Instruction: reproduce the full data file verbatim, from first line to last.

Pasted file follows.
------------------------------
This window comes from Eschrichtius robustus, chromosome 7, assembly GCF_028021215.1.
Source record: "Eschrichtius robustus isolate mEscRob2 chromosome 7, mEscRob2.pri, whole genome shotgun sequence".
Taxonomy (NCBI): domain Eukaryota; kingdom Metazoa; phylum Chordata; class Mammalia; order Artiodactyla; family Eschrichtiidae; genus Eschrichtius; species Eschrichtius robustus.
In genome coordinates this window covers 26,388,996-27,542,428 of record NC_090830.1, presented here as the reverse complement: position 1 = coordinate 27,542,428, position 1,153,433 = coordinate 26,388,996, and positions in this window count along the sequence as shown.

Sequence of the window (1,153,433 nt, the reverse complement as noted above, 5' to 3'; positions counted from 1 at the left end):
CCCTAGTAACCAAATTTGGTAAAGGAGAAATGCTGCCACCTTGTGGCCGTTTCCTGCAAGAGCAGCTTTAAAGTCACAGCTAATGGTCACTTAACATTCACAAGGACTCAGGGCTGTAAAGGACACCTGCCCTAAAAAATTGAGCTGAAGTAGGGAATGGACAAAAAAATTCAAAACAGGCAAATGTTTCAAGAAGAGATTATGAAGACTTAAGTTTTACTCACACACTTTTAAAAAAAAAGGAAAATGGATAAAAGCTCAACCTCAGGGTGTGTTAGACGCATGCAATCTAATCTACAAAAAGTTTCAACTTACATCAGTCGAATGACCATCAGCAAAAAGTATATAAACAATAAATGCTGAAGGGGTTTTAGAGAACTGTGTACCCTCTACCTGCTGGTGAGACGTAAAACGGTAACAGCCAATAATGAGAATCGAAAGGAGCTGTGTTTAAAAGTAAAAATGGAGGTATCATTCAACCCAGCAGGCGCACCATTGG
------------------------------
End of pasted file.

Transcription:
This window comes from Eschrichtius robustus, chromosome 7, assembly GCF_028021215.1.
Source record: "Eschrichtius robustus isolate mEscRob2 chromosome 7, mEscRob2.pri, whole genome shotgun sequence".
Taxonomy (NCBI): domain Eukaryota; kingdom Metazoa; phylum Chordata; class Mammalia; order Artiodactyla; family Eschrichtiidae; genus Eschrichtius; species Eschrichtius robustus.
In genome coordinates this window covers 26,388,996-27,542,428 of record NC_090830.1, presented here as the reverse complement: position 1 = coordinate 27,542,428, position 1,153,433 = coordinate 26,388,996, and positions in this window count along the sequence as shown.

Sequence of the window (1,153,433 nt, the reverse complement as noted above, 5' to 3'; positions counted from 1 at the left end):
CCCTAGTAACCAAATTTGGTAAAGGAGAAATGCTGCCACCTTGTGGCCGTTTCCTGCAAGAGCAGCTTTAAAGTCACAGCTAATGGTCACTTAACATTCACAAGGACTCAGGGCTGTAAAGGACACCTGCCCTAAAAAATTGAGCTGAAGTAGGGAATGGACAAAAAAATTCAAAACAGGCAAATGTTTCAAGAAGAGATTATGAAGACTTAAGTTTTACTCACACACTTTTAAAAAAAAAGGAAAATGGATAAAAGCTCAACCTCAGGGTGTGTTAGACGCATGCAATCTAATCTACAAAAAGTTTCAACTTACATCAGTCGAATGACCATCAGCAAAAAGTATATAAACAATAAATGCTGAAGGGGTTTTAGAGAACTGTGTACCCTCTACCTGCTGGTGAGACGTAAAACGGTAACAGCCAATAATGAGAATCGAAAGGAGCTGTGTTTAAAAGTAAAAATGGAGGTATCATTCAACCCAGCAGGCGCACCATTGG